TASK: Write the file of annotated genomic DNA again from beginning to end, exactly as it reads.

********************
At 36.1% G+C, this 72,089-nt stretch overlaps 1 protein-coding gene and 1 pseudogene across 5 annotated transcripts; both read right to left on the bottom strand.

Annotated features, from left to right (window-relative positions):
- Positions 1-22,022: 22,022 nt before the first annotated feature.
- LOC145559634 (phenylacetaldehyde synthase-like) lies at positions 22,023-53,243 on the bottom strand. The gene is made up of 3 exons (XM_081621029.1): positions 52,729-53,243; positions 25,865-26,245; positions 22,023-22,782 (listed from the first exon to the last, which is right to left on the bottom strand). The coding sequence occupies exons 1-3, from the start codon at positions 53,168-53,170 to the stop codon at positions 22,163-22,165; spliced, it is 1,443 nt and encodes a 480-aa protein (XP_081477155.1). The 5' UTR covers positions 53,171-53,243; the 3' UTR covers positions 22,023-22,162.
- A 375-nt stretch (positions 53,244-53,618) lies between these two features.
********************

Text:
At 36.1% G+C, this 72,089-nt stretch overlaps 1 protein-coding gene and 1 pseudogene across 5 annotated transcripts; both read right to left on the bottom strand.

Annotated features, from left to right (window-relative positions):
- Positions 1-22,022: 22,022 nt before the first annotated feature.
- LOC145559634 (phenylacetaldehyde synthase-like) lies at positions 22,023-53,243 on the bottom strand. The gene is made up of 3 exons (XM_081621029.1): positions 52,729-53,243; positions 25,865-26,245; positions 22,023-22,782 (listed from the first exon to the last, which is right to left on the bottom strand). The coding sequence occupies exons 1-3, from the start codon at positions 53,168-53,170 to the stop codon at positions 22,163-22,165; spliced, it is 1,443 nt and encodes a 480-aa protein (XP_081477155.1). The 5' UTR covers positions 53,171-53,243; the 3' UTR covers positions 22,023-22,162.
- A 375-nt stretch (positions 53,244-53,618) lies between these two features.